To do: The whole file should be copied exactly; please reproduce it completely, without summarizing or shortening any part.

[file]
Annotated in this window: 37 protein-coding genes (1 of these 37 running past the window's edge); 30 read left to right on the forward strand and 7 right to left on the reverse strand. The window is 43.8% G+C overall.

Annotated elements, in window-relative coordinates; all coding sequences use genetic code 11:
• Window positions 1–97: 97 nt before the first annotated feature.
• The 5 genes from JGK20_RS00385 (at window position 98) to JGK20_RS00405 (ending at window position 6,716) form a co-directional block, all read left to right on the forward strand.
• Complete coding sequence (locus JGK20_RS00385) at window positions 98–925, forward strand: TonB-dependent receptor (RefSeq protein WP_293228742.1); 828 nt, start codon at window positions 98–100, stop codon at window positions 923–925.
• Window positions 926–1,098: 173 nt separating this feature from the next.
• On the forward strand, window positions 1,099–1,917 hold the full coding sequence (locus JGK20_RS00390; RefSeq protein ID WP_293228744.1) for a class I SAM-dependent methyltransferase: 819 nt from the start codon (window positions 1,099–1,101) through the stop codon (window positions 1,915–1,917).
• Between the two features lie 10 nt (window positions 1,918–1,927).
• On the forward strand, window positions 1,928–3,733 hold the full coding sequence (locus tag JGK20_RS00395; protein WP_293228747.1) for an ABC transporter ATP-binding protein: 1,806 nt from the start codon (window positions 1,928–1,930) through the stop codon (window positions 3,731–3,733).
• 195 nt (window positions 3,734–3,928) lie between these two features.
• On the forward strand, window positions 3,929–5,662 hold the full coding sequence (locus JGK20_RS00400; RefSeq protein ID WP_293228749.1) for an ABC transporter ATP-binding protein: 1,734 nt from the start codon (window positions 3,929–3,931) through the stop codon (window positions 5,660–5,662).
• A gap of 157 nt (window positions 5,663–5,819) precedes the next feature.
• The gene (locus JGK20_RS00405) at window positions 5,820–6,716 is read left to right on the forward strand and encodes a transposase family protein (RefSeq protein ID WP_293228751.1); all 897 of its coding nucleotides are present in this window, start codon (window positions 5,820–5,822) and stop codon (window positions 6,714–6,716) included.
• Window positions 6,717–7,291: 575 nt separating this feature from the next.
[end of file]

Annotated in this window: 37 protein-coding genes (1 of these 37 running past the window's edge); 30 read left to right on the forward strand and 7 right to left on the reverse strand. The window is 43.8% G+C overall.

Annotated elements, in window-relative coordinates; all coding sequences use genetic code 11:
• Window positions 1–97: 97 nt before the first annotated feature.
• The 5 genes from JGK20_RS00385 (at window position 98) to JGK20_RS00405 (ending at window position 6,716) form a co-directional block, all read left to right on the forward strand.
• Complete coding sequence (locus JGK20_RS00385) at window positions 98–925, forward strand: TonB-dependent receptor (RefSeq protein WP_293228742.1); 828 nt, start codon at window positions 98–100, stop codon at window positions 923–925.
• Window positions 926–1,098: 173 nt separating this feature from the next.
• On the forward strand, window positions 1,099–1,917 hold the full coding sequence (locus JGK20_RS00390; RefSeq protein ID WP_293228744.1) for a class I SAM-dependent methyltransferase: 819 nt from the start codon (window positions 1,099–1,101) through the stop codon (window positions 1,915–1,917).
• Between the two features lie 10 nt (window positions 1,918–1,927).
• On the forward strand, window positions 1,928–3,733 hold the full coding sequence (locus tag JGK20_RS00395; protein WP_293228747.1) for an ABC transporter ATP-binding protein: 1,806 nt from the start codon (window positions 1,928–1,930) through the stop codon (window positions 3,731–3,733).
• 195 nt (window positions 3,734–3,928) lie between these two features.
• On the forward strand, window positions 3,929–5,662 hold the full coding sequence (locus JGK20_RS00400; RefSeq protein ID WP_293228749.1) for an ABC transporter ATP-binding protein: 1,734 nt from the start codon (window positions 3,929–3,931) through the stop codon (window positions 5,660–5,662).
• A gap of 157 nt (window positions 5,663–5,819) precedes the next feature.
• The gene (locus JGK20_RS00405) at window positions 5,820–6,716 is read left to right on the forward strand and encodes a transposase family protein (RefSeq protein ID WP_293228751.1); all 897 of its coding nucleotides are present in this window, start codon (window positions 5,820–5,822) and stop codon (window positions 6,714–6,716) included.
• Window positions 6,717–7,291: 575 nt separating this feature from the next.